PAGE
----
These questions are relevant, since sensors must be sanitized between measurements on different subjects and sensors are, at present, too expensive to be disposable (about 60€).
For the experiments a set of four SHT21S sensors which underwent from 10 to 15 sterilization cycles with sodium hypochlorite (S1–S4) was considered.
An industrial oven (Binder FD240, Tuttlingen, Germany) with an insulated chamber was used, to ensure a homogeneous distribution of the temperature around the sensors. Temperature within the chamber can be set with a resolution of 1 °C. The actual temperature in the chamber is visible through a digital display with the resolution of 1 °C. The oven thermometer has the specifications reported in Table 1.
As further element of comparison for the temperature and as single comparison for humidity, an Amprobe TR300 System (Everett, WA, USA, which embeds temperature and humidity sensors as well as a datalogger) was used (Table 1). The TR300 was set to record a temperature and humidity sample every 2 s.
The testing procedure was as follows. After oven warm-up at 30 °C, the door was briefly opened to position all measurement systems at the center of the chamber, with the sensitive elements next to each other (Figure 1).
At the time of the TR300 first flash, indicating the start of the programmed recording, the Seeeduino Datalogger was activated and the oven doors were closed. The following temperature ramp was applied in steps of 5 min: 30°, 33°, 36°, 39°, 45°. The actual temperature readings and absolute time were noted from the FD240 display. Humidity could not be controlled, since the FD240 does not have this feature. After completion of the rump, the FD240 doors were opened and the systems stopped. Recordings were then downloaded from TR300 and the Seeeduino Logger to a personal computer.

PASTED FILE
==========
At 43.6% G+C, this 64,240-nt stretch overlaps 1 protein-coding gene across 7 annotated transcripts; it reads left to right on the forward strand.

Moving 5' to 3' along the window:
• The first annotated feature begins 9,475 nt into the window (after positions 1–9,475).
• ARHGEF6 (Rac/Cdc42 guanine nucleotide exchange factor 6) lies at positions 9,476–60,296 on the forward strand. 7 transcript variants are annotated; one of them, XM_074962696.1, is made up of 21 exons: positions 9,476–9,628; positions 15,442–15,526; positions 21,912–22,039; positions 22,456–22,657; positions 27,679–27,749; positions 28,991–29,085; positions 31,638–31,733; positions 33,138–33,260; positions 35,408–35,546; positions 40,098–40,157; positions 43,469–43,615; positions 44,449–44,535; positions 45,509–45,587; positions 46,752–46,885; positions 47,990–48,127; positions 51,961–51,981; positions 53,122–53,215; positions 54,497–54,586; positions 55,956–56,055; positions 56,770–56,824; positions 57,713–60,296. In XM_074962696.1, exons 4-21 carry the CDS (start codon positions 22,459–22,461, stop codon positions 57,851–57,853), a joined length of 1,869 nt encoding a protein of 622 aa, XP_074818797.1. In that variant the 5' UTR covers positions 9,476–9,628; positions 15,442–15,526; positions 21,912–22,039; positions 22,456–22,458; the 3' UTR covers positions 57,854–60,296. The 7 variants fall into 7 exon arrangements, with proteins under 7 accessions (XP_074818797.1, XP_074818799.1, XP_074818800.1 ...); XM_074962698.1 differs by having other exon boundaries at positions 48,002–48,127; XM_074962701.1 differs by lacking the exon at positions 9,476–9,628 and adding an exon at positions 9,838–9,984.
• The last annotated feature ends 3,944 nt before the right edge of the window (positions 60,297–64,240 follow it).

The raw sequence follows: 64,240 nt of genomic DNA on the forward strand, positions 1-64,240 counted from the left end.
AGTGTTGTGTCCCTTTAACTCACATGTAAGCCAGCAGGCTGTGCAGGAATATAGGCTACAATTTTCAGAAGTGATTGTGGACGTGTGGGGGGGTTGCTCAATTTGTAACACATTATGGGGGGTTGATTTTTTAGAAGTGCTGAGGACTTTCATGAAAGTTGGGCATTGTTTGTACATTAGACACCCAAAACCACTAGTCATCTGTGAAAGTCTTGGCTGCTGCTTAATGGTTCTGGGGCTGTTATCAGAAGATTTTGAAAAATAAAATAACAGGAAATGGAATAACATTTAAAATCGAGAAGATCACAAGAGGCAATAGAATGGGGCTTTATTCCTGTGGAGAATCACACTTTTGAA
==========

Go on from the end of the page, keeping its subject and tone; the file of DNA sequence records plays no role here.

Temperature and humidity recordings from all systems were overlapped for visual inspection (Figure 2a). Spectral analysis was then performed and the cut-off frequency for a Butterworth filter (4th order) was obtained. A low-pass Butterworth filter with cut-off frequency of 0.005 Hz was applied to all signals (Figure 2b).
Two sets of agreement analyses were then run:
Agreement between TR300 and FD240: this analysis was intended to cross-check the agreement between the reference systems, to further confirm the use of TR300 as main reference, since TR300 records automatically with higher sampling frequency;
Agreement between each of the “S” sensors and TR300: these four analyses provided the actual answer to Q1.
In particular, for each agreement analysis, a Bland-Altman plot was generated , reporting on the x axis the mean of the measurements of the two systems under analysis (true value), and on the y axis the difference between their measurements (error). Moreover, three quantities were computed:
Root Mean Squared Error (RMSE), considering as input the measurements of the two instruments under comparison; this is a global parameter, that takes into consideration both the bias and the variability of the measurements;
Bias: is the mean of the sample-by-sample difference between the measurements of the two instruments under consideration (as reported in the Bland-Altman plot);
Coefficient of Repeatability (CR): 1.96 times the standard deviation of the sample-by-sample difference between the measurements of the systems under consideration; Bias ± CR defines the Upper and Lower Limit of Agreement of the Bland-Altman plot.